MOORINGSPORT, La. (KTAL/KMSS) – The Shreveport Aquarium teamed up with the Caddo Lake Institute to surround the trees of the largest cypress forest remaining in the world with one of the oldest fish species alive on planet earth.
There were games, laughter, and even a few splashes as a crowd gathered on the afternoon of March 4 to watch Shreveport Aquarium and Caddo Lake Institute release a 350-million-year-old fish species, that can grow larger than the average human, into Caddo Lake near Mooringsport’s historic drawbridge.
Polyodon spathula, or the paddlefish, is Laura-Ashley Overdyke’s pride and joy.
Overdyke is the Executive Director of the CLI, and you can hear the excitement in her voice about the occassion.
“Paddlefish are 350 million years old, which makes them 50 million years older than the dinosaurs,” Overdyke says.
As Overdyke talks about fish, children run back and forth from the shoreline to brightly-colored buckets where they stare down at ancient fish that move their long bodies awkwardly in shallow water.
The children are too young to understand the more complicated fish facts, but the grown-ups are curious about Polyodon spathula, and Overdyke is willing to teach.
It turns out the ancient species does not have bones or scales instead they have cartilage more like sharks than fish.
“Their eyes are tiny because they can’t see in the dark water. Oh, and when you touch them they feel like sharks,” Overdyke says.
Part of Overdyke’s job is to teach others about a fish that existed before man, and her passion is obvious.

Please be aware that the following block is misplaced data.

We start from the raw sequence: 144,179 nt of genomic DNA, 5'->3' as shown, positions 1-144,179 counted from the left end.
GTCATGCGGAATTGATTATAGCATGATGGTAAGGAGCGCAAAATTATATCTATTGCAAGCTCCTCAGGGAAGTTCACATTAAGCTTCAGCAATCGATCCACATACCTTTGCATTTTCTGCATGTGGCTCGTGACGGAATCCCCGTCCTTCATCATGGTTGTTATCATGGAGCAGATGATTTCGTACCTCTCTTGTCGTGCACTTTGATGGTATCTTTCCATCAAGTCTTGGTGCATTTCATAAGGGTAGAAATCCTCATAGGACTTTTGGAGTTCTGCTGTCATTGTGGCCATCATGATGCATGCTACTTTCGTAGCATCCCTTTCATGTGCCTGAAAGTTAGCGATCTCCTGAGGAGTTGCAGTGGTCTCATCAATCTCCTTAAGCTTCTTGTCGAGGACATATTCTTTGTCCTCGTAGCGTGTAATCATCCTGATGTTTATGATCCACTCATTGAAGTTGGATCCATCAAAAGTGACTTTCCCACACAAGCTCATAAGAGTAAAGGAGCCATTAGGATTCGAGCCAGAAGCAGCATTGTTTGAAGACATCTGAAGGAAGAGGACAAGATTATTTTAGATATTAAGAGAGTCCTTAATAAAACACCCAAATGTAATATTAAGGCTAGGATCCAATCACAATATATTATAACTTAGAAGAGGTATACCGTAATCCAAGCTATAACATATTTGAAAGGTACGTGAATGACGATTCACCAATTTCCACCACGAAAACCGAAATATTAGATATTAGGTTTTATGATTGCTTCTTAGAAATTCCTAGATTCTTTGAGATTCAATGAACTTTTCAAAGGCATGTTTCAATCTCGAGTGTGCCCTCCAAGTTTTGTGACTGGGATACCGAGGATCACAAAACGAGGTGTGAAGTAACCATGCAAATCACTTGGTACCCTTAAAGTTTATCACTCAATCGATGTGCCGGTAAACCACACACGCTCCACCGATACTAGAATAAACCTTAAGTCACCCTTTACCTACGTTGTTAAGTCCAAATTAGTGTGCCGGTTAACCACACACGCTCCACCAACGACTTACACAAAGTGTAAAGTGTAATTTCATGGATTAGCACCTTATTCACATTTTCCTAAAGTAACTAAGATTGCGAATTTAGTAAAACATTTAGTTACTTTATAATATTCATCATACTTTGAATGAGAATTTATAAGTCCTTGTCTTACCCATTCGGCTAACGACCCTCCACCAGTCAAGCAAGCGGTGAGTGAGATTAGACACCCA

The paddlefish in the buckets are only a year old. It’s hard to imagine this species was in Caddo naturally because it doesn’t look familiar to those who grew up here. But Overdyke promises it is a native fish and was here until a dam went upstream and changed the species’ habitat.
As the paddlefish are released into the lake, the kids get more excited, and an even bigger picture is emerging.
We’re learning that thousands of paddlefish are added to Caddo Lake every year. Overdyke says it’s too soon to tell if the paddlefish released in previous years, mainly those first released on the Texas side of the lake, can sustain their populations.
But Overdyke says that question will be answered sooner rather than later.
“This spring, there’s a couple of gravel beds to look at and monitor, and hopefully, they’ll start having babies,” Overdyke said. “None of the paddlefish in the lake now were born here. They were born in fish hatcheries.”
Paddlefish are a threatened species in Texas, and Caddo Lake is the only place you can find them. Louisiana has them in the Red River and Caddo Lake, so they have different statuses in the Bayou state. Even so, Overdyke urges fishing enthusiasts that if they randomly catch a paddlefish from Caddo Lake, throw it right back into the water because Caddo Lake borders Louisiana and Texas.
You would only catch a paddlefish randomly, according to Overdyke, because they aren’t an easy fish species to get caught on your line.
“They won’t take a hook,” Overdyke said.
And when paddlefish are grown, they are difficult to pull into the boat or drag onto shore because paddlefish can reach up to 7 feet long and weigh 200 lbs. That’s larger than the height and weight of the average human.